Friday, September 12, 2008

Nine-Eleven’s Invisible Legs

What’s significant about nine-eleven for me is that it begins to put the U.S. on an equal footing with the rest of the world when it comes to the back-story of political attitudes and behaviors.

Living for most of my life in various European countries has made me aware that both public and official reactions to events are colored by past history, learned and repeated over generations of life-times.  Until now, the U.S. has not possessed the kind of history that has marked other peoples: the only wars on our soil were of our own making.  Nine-eleven marked the first attack by an outside enemy on what we only now call “the homeland”.  Other nations have used that expression, as in “the fatherland”(Germany), or “the motherland (France), for generations.

Yet tragically, our political class does not seem to have been in any way transformed by that now-shared experience.  We still don’t understand why the Europeans are reluctant to accept “defensive” missiles intended to deter Teheran, and why they are not going to go head to head with Russia over Georgia - or anything else.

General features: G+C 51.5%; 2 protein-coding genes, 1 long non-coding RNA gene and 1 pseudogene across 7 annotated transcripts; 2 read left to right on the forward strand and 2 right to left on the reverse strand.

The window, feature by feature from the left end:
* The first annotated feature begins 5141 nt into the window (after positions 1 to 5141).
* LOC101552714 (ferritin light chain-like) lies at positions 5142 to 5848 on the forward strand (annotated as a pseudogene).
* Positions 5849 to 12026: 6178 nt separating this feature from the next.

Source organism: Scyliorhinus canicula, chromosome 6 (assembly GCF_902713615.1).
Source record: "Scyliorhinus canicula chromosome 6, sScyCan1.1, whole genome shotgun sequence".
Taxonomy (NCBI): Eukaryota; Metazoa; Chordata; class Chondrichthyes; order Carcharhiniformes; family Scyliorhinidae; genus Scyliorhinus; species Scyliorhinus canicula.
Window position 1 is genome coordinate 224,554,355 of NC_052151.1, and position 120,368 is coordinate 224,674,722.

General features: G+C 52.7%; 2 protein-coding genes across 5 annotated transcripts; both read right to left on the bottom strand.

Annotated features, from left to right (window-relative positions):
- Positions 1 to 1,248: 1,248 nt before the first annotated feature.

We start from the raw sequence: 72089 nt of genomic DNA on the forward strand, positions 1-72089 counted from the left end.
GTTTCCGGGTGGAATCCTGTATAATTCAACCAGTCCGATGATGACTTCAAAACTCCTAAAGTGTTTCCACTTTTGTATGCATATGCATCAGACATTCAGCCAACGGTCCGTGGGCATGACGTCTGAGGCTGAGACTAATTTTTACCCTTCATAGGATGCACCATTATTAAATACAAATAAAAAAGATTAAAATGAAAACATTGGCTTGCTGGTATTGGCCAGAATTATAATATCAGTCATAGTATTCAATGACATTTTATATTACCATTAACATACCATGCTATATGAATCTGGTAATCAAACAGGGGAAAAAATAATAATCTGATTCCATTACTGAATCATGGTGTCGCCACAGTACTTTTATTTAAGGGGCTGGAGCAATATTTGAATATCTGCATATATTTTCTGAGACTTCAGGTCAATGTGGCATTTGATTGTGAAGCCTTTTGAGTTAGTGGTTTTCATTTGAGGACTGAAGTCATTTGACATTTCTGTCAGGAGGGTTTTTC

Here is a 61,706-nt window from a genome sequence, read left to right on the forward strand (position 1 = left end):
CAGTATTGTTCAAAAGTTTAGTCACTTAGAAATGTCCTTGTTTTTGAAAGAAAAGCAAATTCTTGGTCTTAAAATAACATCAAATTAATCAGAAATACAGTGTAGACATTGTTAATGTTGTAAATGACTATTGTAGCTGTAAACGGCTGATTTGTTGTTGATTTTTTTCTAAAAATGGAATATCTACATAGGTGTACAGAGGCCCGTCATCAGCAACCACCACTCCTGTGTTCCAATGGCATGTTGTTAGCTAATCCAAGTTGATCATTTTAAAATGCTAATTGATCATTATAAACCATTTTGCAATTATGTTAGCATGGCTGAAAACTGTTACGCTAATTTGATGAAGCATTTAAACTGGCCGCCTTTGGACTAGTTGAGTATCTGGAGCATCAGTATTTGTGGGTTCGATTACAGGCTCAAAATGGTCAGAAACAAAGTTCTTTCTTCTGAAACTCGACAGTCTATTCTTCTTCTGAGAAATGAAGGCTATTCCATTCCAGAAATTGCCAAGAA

Another example - particularly sad at this moment - is our insistence on punishing Cuba for being an experiment in socialism.  For almost fifty years’ we’ve maintained a blockade on that tiny country, while cheerfully accepting abusive regimes by the dozen.  I don’t think it’s only because these might serve our purposes - or because of the exile vote. The policy is so old that American leaders have ceased to examine its rationality.  While Cuba could be seen as a threat when it harbored Soviet missiles, that was forty-five years ago, and the same country (now called Russia) that provided the missiles is now a partner of sorts.

Newscasters report hundreds of deaths in Haiti, compared to half a dozen in next door Cuba, without being allowed to add that the Cuban government has created well-oiled means and mechanisms for protecting the lives of its citizens, much less that these citizens live rent and tuition free, and have enjoyed free health care since the very earliest years of the revolution.

Nine-Eleven's legs could carry us far, but they're still invisible.

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